For these reasons, when determining the winning team and assigning speaker points judges should favor debaters who respond to questions directly and succinctly to the extent possible and disfavor debaters who consistently fail to do so. “To the extent possible” is an essential qualifier to this requirement. Debaters should be allowed reasonable time to answer “open” questions or any other questions that cannot be answered in succinct fashion.
Use of Evidence:
When necessary to resolve an important point of contention, debaters are encouraged to introduce evidence. The introduction of evidence is not required and not all arguments require evidence to resolve. But judges should consider whether the introduction of evidence would have strengthened debaters' key arguments and/or materially assisted in resolving disputed key points when determining which team did the better debating.
If debaters choose to introduce evidence, they should be prepared to provide a hardcopy to their opponents that includes a complete citation (author, source, date, at minimum) and quotes supporting portions of the source (full paragraphs) such that their opponents might confirm whether the source supports the claim(s) for which it is being offered. Debaters introducing evidence are expected to be able to share this evidence with their opponents quickly and efficiently without materially delaying the debate round; i.e., debaters introducing evidence should take up hardcopies with them while speaking and be ready to hand this evidence to the other team upon request within seconds of finishing their speech.
Providing an electronic copy is disfavored absent advance consent of the opposing team. If a team wishes to provide an electronic copy for this purpose, they should be prepared to loan their opponents a device upon which to review the source for as long as their opponents require.
Judges should penalize the speaker points of debaters who fail to make their evidence available in a quick and efficient manner such that material opponent cross examination time is wasted and should consider voting against teams in particularly close rounds in which one team's failure to produce their evidence promptly results in material loss of the other's cross examination time to collect evidence and/or egregious instances of delaying rounds to organize evidence.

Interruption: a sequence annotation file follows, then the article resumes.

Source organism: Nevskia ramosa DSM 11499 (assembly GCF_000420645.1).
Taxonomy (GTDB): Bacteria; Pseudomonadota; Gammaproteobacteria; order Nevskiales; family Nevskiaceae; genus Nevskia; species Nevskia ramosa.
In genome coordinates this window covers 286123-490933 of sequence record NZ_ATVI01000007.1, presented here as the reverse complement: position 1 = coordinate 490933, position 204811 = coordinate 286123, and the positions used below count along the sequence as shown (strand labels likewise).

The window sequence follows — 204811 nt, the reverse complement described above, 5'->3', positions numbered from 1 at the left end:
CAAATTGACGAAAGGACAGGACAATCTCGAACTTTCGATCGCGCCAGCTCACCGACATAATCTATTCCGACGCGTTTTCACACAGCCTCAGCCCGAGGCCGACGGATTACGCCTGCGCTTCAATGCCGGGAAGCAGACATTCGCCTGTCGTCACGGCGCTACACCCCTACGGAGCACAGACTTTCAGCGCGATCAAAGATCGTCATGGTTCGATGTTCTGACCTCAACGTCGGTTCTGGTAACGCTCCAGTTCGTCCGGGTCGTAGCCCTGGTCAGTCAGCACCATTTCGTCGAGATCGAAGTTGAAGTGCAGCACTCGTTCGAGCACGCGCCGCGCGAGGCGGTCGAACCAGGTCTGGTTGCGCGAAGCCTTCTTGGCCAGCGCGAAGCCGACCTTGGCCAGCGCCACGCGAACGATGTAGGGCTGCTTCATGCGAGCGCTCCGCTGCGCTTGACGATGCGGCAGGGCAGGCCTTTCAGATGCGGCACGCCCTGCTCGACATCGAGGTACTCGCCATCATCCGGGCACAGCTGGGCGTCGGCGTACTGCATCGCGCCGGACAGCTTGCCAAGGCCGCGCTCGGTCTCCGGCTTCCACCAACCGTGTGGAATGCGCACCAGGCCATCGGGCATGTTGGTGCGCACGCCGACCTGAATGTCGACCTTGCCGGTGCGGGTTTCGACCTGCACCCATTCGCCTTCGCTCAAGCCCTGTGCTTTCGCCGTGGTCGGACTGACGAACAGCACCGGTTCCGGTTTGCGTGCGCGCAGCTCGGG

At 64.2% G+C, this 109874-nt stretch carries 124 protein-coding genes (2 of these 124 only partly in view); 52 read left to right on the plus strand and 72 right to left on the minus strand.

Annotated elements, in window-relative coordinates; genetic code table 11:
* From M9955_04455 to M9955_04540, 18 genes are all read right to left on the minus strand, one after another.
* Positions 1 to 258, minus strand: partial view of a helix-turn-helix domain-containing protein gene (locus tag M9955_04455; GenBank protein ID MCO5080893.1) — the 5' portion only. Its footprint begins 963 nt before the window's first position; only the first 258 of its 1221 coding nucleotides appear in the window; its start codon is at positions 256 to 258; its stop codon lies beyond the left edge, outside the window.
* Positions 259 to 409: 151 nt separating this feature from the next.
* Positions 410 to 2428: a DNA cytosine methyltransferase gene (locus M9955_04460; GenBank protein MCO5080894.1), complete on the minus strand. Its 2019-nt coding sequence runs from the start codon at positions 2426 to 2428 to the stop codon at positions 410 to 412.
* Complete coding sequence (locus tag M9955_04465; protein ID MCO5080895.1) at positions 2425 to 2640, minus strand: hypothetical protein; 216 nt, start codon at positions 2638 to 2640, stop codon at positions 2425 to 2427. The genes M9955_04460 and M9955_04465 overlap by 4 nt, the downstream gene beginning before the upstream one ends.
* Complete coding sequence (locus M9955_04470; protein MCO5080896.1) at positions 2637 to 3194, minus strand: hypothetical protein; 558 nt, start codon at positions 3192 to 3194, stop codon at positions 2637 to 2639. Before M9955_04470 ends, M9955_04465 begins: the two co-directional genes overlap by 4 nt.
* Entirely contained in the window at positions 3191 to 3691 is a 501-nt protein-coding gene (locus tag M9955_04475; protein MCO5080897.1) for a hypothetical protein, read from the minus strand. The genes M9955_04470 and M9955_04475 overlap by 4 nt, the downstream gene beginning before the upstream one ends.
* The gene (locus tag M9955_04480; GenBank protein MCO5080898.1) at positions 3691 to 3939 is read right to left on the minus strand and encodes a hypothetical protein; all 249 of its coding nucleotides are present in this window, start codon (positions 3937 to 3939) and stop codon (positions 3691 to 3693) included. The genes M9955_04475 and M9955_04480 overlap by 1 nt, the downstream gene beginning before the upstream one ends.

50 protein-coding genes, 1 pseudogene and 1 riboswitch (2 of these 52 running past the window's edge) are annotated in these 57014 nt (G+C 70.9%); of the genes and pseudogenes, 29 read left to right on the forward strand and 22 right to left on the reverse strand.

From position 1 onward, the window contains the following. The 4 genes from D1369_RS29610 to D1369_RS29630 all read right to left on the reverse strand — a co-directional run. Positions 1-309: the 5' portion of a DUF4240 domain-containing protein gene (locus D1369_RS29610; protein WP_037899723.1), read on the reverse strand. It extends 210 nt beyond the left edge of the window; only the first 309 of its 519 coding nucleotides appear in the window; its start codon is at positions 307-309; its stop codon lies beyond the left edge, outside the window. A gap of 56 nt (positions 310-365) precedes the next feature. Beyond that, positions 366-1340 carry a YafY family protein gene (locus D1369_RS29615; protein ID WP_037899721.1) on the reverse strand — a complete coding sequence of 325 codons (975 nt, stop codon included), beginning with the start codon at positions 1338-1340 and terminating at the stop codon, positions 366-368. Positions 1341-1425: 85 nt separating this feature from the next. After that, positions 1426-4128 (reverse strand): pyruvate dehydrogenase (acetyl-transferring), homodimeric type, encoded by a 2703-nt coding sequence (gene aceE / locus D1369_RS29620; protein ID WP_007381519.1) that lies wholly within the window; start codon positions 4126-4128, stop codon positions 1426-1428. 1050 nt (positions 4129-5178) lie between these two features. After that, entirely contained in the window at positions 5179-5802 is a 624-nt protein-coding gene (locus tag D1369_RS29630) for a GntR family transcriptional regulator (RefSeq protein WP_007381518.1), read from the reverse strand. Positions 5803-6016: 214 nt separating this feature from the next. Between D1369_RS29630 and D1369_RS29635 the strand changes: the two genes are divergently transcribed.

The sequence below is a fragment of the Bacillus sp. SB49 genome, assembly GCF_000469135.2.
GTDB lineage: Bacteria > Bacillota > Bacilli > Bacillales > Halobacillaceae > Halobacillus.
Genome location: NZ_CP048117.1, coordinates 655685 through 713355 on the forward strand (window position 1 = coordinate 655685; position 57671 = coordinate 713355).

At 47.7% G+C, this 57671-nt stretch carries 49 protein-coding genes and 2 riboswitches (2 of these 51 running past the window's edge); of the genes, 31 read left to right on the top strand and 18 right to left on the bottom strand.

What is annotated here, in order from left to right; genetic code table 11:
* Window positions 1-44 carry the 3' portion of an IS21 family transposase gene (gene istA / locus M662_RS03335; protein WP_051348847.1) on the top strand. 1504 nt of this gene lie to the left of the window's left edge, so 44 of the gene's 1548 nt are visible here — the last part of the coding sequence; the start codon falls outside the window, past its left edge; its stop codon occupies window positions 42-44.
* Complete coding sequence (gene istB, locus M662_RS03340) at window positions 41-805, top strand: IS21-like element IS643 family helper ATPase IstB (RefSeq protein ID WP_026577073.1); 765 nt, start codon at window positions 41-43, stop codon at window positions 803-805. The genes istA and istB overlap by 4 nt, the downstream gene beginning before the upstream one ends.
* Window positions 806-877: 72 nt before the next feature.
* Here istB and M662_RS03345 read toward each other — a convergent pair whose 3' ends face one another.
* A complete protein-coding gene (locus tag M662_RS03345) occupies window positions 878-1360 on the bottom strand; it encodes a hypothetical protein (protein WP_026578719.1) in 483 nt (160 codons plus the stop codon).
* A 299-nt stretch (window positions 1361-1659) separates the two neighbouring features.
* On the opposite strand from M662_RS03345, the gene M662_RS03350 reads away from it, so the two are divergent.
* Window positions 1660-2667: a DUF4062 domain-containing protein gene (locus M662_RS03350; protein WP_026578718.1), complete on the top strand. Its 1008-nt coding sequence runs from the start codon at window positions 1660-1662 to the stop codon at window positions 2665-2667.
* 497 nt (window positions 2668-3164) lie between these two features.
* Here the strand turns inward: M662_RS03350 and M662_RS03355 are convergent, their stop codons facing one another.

All debaters are expected to engage in responsible advocacy. This includes taking responsibility for researching and confirming the claims made in debates. Students that introduce false information--even if by accident and in limited fashion--should be marked down as individual speakers depending on the nature and frequency with which false information has been introduced and this should play a role in assessing which team did the better debating. Any student fabricating evidence or presenting evidence in a manner that distorts its meaning to their advantage should be assigned a loss for the round. Complaints should be lodged after the round with the tournament director and penalties may be assigned retroactively in cases of clear fabrication and/or distortion of evidence.
While a judge may not consciously privilege the arguments or positions of particular groups of people over others, studies have shown that decisions nevertheless may be influenced by societal biases or prejudices in regards to, inter alia, race and gender. Daniel Kelley and Erica Roedder (2008) have found implicit bias in a number of settings analogous to debate including job hiring practices, grading, and sports officiating. Deborah Tannen (1998) has shown that in the field of competitive argument men are sometimes presumed to be more reasonable and less emotional and that these presumptions may lead a judge to implicitly give more weight to a man’s argument than a woman’s. We therefore ask each judge to consider their implicit biases in evaluating participants’ arguments and performance before making their decision.